If you happen to be out walking near the outskirts of the quiet village of Buckland Vermont on a dark night, legend has it, you can smell the smoke from the potbelly wood stove and hear the howling. The potbelly stove belonged to Howard Twittleford, and so did the howling.
Howard was a hermit who lived in a ram shackled cabin in the middle of the woods. His closest neighbor, well, human neighbor, lived over five miles away, and that neighbor, Pete Culver, said on a still night he could hear the howling as if it were right outside his window.
Howard at one time lived in town, but was such an odd duck, scared his neighbors. He’d never speak to any humans, but would bark at the neighborhood dogs and caw at the crows. One day, to the relief of all, Howard packed up some clothes, his potbelly stove and a big bag of bird seed and headed out to the forest outside of town.
Howard lived happily for many years, never venturing back into town. Pete Culver would bring Howard some supplies and food now and again. Pete never saw any animals close by, but said the cabin was covered in black feathers and gnawed on bones.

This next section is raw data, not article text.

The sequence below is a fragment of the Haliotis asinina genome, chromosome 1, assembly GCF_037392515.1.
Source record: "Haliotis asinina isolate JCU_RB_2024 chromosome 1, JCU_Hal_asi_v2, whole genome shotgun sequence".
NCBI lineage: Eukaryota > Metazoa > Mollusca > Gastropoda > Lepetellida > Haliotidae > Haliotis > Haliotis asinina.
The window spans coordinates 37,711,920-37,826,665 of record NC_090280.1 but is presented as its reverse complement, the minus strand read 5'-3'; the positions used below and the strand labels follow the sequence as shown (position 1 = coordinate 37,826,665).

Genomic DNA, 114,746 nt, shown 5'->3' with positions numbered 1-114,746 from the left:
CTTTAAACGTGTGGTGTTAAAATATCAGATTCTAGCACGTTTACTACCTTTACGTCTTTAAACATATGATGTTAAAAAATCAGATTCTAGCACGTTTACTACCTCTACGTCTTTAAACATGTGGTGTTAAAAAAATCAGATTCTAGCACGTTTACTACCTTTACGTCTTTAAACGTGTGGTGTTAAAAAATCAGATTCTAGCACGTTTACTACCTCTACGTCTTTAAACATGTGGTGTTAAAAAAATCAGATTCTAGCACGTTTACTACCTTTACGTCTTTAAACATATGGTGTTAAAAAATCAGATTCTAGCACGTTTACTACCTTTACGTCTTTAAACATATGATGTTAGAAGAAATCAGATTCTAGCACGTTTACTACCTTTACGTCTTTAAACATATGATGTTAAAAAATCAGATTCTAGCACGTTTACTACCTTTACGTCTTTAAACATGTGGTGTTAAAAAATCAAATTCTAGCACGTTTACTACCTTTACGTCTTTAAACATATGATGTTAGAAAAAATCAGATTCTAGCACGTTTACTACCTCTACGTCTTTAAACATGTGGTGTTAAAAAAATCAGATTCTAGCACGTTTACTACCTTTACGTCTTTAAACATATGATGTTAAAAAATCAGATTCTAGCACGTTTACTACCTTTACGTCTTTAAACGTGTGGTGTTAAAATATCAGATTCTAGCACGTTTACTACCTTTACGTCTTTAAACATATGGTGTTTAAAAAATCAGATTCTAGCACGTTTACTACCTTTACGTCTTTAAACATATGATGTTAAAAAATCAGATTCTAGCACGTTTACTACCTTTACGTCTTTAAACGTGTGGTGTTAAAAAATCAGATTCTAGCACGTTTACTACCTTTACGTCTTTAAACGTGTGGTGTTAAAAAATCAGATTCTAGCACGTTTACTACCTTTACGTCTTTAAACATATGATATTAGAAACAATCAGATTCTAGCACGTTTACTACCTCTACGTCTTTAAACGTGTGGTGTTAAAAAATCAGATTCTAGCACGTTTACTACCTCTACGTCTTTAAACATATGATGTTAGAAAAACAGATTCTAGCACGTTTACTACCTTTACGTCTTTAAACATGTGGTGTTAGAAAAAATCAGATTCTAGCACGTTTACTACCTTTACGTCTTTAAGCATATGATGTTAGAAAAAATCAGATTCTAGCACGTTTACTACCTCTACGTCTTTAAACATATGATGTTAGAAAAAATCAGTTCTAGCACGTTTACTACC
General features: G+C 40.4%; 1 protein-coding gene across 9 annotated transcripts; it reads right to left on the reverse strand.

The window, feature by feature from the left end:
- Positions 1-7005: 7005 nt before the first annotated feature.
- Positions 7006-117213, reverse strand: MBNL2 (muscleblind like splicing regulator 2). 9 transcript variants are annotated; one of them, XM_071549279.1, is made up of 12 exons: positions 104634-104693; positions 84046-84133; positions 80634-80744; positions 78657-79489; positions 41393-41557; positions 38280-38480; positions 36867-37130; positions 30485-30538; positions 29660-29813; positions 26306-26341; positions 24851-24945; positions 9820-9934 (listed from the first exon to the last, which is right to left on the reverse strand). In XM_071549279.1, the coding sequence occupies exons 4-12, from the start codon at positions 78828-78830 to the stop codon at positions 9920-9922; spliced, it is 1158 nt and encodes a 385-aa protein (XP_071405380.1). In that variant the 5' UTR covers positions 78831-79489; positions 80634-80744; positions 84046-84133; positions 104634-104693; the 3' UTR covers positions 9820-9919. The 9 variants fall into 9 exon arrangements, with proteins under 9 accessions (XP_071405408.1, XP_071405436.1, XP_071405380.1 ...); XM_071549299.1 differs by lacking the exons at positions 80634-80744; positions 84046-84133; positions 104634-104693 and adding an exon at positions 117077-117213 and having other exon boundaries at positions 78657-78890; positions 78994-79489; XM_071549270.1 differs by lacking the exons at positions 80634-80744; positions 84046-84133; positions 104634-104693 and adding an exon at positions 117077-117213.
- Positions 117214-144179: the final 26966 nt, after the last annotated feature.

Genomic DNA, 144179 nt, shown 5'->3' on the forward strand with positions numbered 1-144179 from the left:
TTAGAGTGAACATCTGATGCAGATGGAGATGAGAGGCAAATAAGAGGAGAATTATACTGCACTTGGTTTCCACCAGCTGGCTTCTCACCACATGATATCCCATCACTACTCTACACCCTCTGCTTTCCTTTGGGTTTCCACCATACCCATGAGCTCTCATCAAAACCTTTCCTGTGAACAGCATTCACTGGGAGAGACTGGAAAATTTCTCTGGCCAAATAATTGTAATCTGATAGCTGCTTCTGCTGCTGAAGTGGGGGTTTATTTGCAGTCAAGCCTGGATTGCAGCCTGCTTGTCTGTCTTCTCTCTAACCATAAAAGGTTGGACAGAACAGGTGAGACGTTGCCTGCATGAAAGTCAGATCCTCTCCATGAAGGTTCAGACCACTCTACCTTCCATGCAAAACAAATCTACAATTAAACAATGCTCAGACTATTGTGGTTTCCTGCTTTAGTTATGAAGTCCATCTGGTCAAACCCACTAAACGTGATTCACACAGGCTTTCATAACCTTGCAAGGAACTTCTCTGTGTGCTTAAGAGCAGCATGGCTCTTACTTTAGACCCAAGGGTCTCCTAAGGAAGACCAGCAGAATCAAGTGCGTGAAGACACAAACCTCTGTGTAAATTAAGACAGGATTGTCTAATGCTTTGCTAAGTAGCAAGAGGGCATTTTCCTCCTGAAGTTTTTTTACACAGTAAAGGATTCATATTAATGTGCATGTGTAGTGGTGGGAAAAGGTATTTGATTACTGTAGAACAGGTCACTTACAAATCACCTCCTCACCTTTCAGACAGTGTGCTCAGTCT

In the warmer months, Howard kept a bowl of seed on his potbelly stove top next to an open window. The window sill was carved up with claw marks. “In all my days, I’ve never seen claw marks that big.” Pete marveled. “Must have been some pretty darn big birds.”
One October moonlit night the air was dead quiet. And that’s when the howling began. The howling was so loud and ominous it sent shivers down Pete’s spine. “I knew something must be wrong.” Pete figured.
The next morning Pete headed over to Howard’s cabin. There he found a sight which he won’t soon forget. Howard was dead on the floor, covered with wolf hair and surrounded by black crows. Pete buried Howard next to his cabin and sprinkled seed over the grave.
Pete went back home, got his mules and wagon, and then went back to Howard’s cabin and got the wood stove. Years later, Pete, who by then was an old-timer, sold the potbelly to Stove Black Richardson.
“I still hear the howling at night.” Pete told Stove Black. “And I know it’s Howard, it sounds too human, or maybe, not human enough.”
Howling Howard became a legend in the county. You ask any school kid about Howard Twittleford and they’re likely to tell you…
Howling Howard howled at night.
Howling Howard was a fright,
Howling Howard’s now dead and out of sight,
But Howard’s howling still packs a bite.